The word chamomile actually refers to a range of different daisy-like plants, which are a member of the Asteraceae family. There are many different species of chamomile, the two most commonly being German chamomile (Marticaria recutita) and Roman chamomile (Chamaemelum nobile). They have been used since Ancient times for their calming and anti-inflammatory properties, and each offer their own additional health benefits.
Chamomile is an age-old medicinal herb known in ancient Egypt, Greece and Rome. Chamomile's popularity grew throughout the Middle Ages when people turned to it as a remedy for numerous medical complaints including asthma, colic, fevers, inflammations, nausea, nervous complaints, children's ailments, skin diseases and cancer. As a popular remedy, it may be thought of as the European counterpart of the Chinese tonic Ginseng.
Chamomile has been used for centuries in teas as a mild, relaxing sleep aid, treatment for fevers, colds, stomach ailments, and as an anti-inflammatory, to name only a few therapeutic uses. Chamomile may be used internally or externally. Extensive scientific research over the past 20 years has confirmed many of the traditional uses for the plant and established pharmacological mechanisms for the plant's therapeutic activity, including antipeptic, antispasmodic, antipyretic, antibacterial, antifungal, and anti-allergenic activity.
Recent and on-going research has identified chamomiles specific anti-inflammatory,anti-bacterial, muscle relaxant, antispasmodic, anti-allergenic and sedative properties, validating its long-held reputation. This attention appears to have increased the popularity of the herb and nowadays Chamomile is included as a drug in the pharmacopoeia of 26 countries.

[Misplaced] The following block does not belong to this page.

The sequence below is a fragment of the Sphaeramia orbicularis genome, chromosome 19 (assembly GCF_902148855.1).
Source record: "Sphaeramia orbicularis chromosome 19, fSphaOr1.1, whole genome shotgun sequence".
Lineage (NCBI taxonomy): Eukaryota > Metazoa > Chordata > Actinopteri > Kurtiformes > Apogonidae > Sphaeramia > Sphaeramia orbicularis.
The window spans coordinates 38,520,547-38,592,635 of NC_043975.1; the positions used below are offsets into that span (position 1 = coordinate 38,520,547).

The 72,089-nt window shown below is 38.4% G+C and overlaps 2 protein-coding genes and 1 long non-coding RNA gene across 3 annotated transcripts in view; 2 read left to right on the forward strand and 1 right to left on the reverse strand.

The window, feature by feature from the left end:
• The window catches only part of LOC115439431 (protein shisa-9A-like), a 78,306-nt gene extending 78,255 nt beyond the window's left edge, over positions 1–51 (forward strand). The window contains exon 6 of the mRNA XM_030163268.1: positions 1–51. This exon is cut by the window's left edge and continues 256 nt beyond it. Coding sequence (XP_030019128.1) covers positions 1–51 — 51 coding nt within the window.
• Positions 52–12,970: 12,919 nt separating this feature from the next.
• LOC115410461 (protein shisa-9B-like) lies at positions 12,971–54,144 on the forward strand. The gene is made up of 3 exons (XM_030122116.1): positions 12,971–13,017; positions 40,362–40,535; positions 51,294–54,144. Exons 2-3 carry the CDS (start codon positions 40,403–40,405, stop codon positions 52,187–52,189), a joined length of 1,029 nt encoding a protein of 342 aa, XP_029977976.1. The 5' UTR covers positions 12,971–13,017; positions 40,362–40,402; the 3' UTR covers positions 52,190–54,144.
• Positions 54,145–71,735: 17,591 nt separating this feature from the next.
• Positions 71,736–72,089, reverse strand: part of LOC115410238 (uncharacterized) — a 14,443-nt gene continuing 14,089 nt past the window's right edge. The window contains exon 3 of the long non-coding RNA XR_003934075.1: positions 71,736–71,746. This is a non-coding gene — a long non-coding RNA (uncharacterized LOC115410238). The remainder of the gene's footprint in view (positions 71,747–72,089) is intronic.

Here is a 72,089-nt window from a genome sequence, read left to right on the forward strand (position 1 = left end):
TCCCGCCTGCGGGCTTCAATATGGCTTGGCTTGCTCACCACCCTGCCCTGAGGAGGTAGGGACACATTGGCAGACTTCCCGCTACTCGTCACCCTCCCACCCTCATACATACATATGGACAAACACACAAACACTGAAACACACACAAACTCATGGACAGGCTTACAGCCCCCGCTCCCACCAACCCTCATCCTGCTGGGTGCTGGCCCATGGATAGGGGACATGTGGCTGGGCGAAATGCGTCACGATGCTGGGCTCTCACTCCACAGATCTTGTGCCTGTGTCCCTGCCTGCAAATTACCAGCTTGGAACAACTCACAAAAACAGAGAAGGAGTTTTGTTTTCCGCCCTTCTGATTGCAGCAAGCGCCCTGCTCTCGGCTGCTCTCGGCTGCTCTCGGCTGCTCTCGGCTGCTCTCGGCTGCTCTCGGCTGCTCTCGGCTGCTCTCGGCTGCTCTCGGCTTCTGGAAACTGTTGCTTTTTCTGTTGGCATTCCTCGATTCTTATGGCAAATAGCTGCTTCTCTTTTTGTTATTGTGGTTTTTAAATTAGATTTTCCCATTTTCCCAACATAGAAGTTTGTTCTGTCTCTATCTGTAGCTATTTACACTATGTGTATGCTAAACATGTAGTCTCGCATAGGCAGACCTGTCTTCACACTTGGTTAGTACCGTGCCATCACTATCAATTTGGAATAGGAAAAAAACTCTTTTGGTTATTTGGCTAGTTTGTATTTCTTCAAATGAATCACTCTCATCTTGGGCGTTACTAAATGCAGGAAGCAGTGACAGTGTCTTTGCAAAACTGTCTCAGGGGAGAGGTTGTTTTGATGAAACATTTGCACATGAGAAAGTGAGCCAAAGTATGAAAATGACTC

The oil serves many medicinal purposes, but one of the best-documented uses is for relaxation. The oil has a calming effect on people, and can be used to help induce sleep, ease frayed nerves, and promote a general sense of calmness and well being. It is great for those with nervousness or anxiety problems. Aside from having mental calming properties, chamomile is also good at relaxing sore muscles and tight joints. It can ease menstrual cramps and back aches, as well as relax the digestive system to ease upset stomach or indigestion issues. When applied topically to the skin, it soothes redness and irritation. For this reason, it is a common ingredient in skincare. It also eliminates itchiness and is good for those with allergic reactions. Sometimes chamomile is used on rashes. Because of its anti-inflammatory properties, it can work to take down swelling caused by rashes or skin irritants.
Finally, the oil has antibacterial properties and can help to clean and protect wounds from infections. It is commonly used as an all-natural remedy for dental abscesses, conjunctivitis, and other infections.
There are a wide variety of ways in which chamomile essential oil can be ingested or applied on the body, depending on the reason the product is being used. For example, the oil can either be applied topically*when dealing with skin problems, or ingested orally*for upset stomach or other gastrointestinal issues. To ingest the oil, it should be diluted into water, as only a small amount is highly potent. One to two drops in a glass of water should be sufficient for using as a mouthwash or ingesting for stomach problems. To use in a bath as an aromatherapy agent and muscle relaxant, less than 10 drops should still be sufficient.
The scent of the essential oil can be inhaled as a form of aromatherapy. The oil can be vaporized for aromatherapy use. This method works well to soothe nerves and headaches. It can be blended with another oil, such as such as sesame, mineral, or olive, to be used for massaging aching muscles and joints. Finally, the oil can be blended with other cream based lotions to provide relief from rashes and irritated skin.
While chamomile essential oil is generally quite safely used by people of all ages, it is not recommended for those who are pregnant. Additionally, it is recommended that those with strong allergies to plants such as ragweed do a spot check on a small patch of skin before applying to the whole body. This is because chamomile can, on occasion, cause allergic reactions.
If you suffer from allergies to plants of the Compositae family (a large group including such flowers as daisies, ragweed, asters and chrysanthemums), you may wish to be cautious about using chamomile at first. While there have been isolated reports of allergic reactions, causing skin rashes and bronchial constriction, most people can use this herb with no problem.